So, off we went, I set the cruise control at 40mph (DEFINITELY not wanting to blow the engine, this was the LOWEST SPEED it would engage at) and we took backroads across Iowa. I can say this: 40 mph makes Iowa seem as big as, if a little greener than Texas! On the positive side, we had ample time to start to discern the differences between individual stalks of corn along the roadside!!
And, we did make it to the Florer’s, and of Mike’s recommended two Transmission Shops willing to work on our’s, the one we selected promised a week faster delivery (which turned out to be optimistic as they had trouble getting parts shipped) for a little more money. The repair was completed, and more (SIGNIFICANTLY more) $$$ expended in what has turned out to be a VERY expensive month for Los Harris.
While awaiting Transmission repairs, I turned to repairing the flooring in the bus, now thoroughly dried out by virtue of sitting in the Florer’s air-conditioned shed for a couple weeks. Option one I had used before, after the initial leak in the area: “PC ROT,” which is a very thin epoxy resin that soaks into rotten wood before hardening. My initial repair, years ago, used this product together with some epoxy-putty to fix and level the initial leak-damage.
Although this repair was holding up GREAT, the new area was much larger and more raggetty, I decided on Option #2: I needed to cut out the plywood and fit in a new piece. In doing so, I discovered that the previous owner had actually tried to repair the Ice-maker-leak damage with NAILS driven through the mushy-plywood into sheet metal. NOT the appropriate technique, and this is why the whole area had started to fail.
Sooooo…. I after I cut out the bad area of plywood, I bought a piece of ¾” ply at Home Depot (not as expensive as it has been, but still 3x what it should have been) and spent several days whittling down the plywood until it fit like a puzzle piece into the gap in the flooring. Glued it down to the still-in-good-condition sheet metal underfloor with construction adhesive, sealed with PC ROT for good measure. We then decided to cover this area with foam tile – easier on the back when cooking AND easily removed in case of future water issues.
All the while we were dealing with these aggravations, we continued to enjoy the EXEMPLARY hospitality of our friends, the Florers. This included a LOT of corn, but also some fun, like a trip around the reservoir in the U.S.S. CINDY LU. This is the boat Steve bought and maintains for just such delightful evenings, and which he named after his wife. I asked him if Cindy knew that he had named what he himself had referred to as an unreliable moneypit (even more so than his Bluebird!) after her. No answer was forthcoming.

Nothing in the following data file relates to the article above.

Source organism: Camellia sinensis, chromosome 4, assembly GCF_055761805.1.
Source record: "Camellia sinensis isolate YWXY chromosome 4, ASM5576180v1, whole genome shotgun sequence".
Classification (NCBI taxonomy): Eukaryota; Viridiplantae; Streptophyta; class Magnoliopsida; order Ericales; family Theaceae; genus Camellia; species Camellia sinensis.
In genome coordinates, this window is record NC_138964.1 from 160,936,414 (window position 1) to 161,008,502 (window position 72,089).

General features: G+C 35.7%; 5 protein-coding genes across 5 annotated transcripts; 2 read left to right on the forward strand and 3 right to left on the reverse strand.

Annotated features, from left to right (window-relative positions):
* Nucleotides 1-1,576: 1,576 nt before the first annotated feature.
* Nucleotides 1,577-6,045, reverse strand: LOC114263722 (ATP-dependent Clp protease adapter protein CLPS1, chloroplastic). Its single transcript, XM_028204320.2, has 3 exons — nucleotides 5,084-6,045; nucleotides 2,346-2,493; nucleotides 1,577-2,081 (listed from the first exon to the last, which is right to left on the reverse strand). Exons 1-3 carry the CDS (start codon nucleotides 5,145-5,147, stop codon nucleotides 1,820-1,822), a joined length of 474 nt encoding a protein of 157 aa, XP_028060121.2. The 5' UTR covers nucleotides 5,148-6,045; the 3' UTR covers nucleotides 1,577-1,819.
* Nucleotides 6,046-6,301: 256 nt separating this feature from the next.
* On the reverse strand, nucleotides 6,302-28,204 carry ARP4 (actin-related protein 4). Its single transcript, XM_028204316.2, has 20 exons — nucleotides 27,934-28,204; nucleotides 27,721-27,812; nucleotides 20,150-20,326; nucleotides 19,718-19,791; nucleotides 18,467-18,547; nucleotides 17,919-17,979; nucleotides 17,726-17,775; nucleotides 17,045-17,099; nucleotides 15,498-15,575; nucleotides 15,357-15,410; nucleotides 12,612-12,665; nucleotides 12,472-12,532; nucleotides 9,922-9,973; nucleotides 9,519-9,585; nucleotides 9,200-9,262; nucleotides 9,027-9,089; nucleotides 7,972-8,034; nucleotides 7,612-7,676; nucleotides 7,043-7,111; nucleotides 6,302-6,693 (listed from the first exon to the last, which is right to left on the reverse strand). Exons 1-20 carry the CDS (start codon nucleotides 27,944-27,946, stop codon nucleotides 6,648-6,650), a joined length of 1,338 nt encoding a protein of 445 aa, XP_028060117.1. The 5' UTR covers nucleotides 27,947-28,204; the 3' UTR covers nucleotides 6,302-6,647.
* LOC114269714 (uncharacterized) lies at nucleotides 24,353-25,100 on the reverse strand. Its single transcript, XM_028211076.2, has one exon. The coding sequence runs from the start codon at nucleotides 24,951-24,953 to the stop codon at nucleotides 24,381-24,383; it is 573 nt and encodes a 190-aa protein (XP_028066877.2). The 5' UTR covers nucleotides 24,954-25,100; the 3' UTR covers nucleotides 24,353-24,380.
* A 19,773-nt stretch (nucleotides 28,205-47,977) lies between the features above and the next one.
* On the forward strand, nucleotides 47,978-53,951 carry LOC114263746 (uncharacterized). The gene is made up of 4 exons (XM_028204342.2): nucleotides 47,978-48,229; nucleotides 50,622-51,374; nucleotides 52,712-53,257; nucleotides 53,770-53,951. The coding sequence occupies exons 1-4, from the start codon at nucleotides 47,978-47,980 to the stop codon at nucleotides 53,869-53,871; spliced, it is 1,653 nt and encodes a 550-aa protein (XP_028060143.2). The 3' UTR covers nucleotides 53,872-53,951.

So, now, with both vehicles, if not our building in Chicago fully repaired, we were about ready to head out – towards a long-scheduled college reunion of sorts and a family event in the Minneapolis area. Sitting on the Florer’s porch watching our last Iowa sunset until corn season 2022, I asked Steve if he’d take a look at some ideas I had about mounting a bigger, better BBQ on the bus. I had been thinking about this – the grill we have is functional, but very small and has issues at low temps (smoking food). I knew we could do better!!
Well, after a bit of discussion (I was really thinking of this project as a “down the road” thing – was just wanting to bounce ideas off of Steve), I turned my back and the next thing I knew, Steve had his welding equipment set up and was cutting pieces of tube to make a hinge and swing-arm!!! The end result does not yet have a BBQ on it, but it will at some point. Liz was reluctant to spend the cash at the moment and I have to agree, cash flow being decidedly negative with Chicago Building and Jeep Transmission repairs. But, this would DEFINITELY be the finest BBQ mount on a Bluebird in existence with Steve’s considerable Red-Neck engineering capabilities!!!!
It turns out the world’s finest BBQ mount construction only took a few hours, and the end result could double as an engine hoist, it is so sturdy. After which we departed Iowa for points north – including a music festival in Duluth, a Family Festival in Minneapolis and a couple of weeks (through Labor Day) of debauchery with some college buddies between and around those.
Debauchery being a relative thing – as we are all at or approaching Medicare Age, “Debauchery” generally means staying up an hour or so past our usual 9:00 bedtime. Nevertheless, we left Iowa and the exhausted (but with seemingly inexhaustible hospitality) Florers with great anticipation!
Next post for details!!!